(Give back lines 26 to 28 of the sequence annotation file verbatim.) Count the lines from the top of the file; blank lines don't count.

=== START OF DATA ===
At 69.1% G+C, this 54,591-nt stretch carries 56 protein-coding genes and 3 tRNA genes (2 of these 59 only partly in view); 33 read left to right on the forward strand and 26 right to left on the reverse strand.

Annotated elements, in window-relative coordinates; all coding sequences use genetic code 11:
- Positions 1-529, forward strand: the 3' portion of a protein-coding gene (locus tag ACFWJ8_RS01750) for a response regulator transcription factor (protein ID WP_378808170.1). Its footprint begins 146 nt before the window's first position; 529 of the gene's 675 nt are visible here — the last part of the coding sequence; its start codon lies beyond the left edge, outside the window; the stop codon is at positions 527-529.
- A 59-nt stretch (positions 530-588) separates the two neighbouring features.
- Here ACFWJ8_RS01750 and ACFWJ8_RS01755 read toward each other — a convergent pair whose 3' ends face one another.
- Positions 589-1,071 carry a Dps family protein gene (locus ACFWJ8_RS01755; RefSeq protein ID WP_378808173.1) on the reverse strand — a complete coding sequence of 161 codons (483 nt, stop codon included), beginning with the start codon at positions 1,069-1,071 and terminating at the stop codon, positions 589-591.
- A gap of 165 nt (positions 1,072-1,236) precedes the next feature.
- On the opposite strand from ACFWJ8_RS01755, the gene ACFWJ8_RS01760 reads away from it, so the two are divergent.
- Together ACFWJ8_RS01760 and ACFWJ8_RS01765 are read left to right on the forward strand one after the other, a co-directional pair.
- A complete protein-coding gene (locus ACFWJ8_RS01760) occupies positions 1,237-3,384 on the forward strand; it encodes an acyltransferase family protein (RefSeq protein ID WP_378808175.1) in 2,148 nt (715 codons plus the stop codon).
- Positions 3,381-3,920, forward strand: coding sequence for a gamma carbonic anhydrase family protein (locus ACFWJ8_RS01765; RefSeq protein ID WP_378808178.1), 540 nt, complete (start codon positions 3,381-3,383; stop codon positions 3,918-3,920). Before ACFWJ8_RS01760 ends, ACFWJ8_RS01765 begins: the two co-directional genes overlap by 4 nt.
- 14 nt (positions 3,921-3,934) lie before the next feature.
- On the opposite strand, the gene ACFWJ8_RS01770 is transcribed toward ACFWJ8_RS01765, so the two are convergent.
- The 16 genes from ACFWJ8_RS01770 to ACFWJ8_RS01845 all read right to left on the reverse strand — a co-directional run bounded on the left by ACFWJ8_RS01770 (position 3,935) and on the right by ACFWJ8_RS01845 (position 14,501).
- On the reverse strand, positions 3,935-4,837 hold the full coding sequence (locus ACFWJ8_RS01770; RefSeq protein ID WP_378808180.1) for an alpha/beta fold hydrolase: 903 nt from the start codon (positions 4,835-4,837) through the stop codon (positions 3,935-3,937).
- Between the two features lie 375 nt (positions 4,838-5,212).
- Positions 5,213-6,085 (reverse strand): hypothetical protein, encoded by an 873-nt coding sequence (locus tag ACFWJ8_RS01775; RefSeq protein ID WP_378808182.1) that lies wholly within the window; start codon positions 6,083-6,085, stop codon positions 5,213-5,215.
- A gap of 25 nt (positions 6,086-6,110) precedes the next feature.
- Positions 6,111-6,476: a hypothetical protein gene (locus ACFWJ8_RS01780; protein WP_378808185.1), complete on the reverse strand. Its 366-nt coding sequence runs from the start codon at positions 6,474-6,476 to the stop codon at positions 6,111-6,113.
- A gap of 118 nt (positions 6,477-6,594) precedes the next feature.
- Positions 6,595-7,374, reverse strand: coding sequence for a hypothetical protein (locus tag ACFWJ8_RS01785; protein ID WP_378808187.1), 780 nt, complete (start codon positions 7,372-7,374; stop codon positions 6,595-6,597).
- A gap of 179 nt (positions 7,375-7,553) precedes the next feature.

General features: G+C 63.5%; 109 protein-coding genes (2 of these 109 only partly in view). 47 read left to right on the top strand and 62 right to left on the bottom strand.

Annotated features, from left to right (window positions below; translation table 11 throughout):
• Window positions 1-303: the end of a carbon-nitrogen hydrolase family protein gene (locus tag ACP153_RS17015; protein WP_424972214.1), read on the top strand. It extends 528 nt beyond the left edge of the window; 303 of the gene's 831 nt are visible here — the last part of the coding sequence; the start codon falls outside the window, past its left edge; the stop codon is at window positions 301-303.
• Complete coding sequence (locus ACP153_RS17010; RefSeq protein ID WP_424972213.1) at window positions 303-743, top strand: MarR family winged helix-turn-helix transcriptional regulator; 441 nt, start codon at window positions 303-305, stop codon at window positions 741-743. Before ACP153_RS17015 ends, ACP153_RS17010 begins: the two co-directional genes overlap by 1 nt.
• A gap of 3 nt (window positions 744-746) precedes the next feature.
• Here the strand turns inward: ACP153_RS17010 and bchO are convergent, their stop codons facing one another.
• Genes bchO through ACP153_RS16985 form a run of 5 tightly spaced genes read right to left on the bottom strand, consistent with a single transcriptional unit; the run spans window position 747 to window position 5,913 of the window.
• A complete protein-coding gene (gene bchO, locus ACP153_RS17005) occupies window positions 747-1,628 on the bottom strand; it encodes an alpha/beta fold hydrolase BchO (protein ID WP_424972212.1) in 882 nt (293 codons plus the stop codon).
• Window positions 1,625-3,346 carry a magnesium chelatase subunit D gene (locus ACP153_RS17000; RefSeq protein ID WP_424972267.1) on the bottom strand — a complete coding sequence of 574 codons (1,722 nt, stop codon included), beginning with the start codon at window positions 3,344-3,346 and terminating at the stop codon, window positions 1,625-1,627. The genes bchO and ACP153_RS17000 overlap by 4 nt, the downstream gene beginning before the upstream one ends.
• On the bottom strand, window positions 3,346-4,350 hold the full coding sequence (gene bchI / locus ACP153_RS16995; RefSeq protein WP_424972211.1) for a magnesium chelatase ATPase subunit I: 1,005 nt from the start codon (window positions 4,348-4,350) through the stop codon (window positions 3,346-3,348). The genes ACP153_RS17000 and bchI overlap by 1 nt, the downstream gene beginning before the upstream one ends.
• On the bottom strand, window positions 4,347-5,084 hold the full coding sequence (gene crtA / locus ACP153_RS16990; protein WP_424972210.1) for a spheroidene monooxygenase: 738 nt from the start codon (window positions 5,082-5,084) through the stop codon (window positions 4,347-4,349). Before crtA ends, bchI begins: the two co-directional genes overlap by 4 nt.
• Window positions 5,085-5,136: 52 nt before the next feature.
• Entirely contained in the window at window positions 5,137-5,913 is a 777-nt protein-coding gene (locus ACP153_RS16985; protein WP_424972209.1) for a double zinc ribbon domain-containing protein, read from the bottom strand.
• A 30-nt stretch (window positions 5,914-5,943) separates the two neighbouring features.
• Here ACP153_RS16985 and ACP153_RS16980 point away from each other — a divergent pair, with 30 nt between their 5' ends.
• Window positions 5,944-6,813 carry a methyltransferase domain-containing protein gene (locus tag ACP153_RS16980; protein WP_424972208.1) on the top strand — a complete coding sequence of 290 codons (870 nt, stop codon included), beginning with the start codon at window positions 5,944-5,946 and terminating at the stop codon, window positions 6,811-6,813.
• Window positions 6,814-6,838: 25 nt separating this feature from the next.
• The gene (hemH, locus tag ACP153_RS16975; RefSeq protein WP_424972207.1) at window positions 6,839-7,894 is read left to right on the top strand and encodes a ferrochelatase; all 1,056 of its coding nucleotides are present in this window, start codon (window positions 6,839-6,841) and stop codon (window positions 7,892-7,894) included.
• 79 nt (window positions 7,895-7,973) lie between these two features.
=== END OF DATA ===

• Complete coding sequence (locus ACP153_RS17010; RefSeq protein ID WP_424972213.1) at window positions 303-743, top strand: MarR family winged helix-turn-helix transcriptional regulator; 441 nt, start codon at window positions 303-305, stop codon at window positions 741-743. Before ACP153_RS17015 ends, ACP153_RS17010 begins: the two co-directional genes overlap by 1 nt.
• A gap of 3 nt (window positions 744-746) precedes the next feature.
• Here the strand turns inward: ACP153_RS17010 and bchO are convergent, their stop codons facing one another.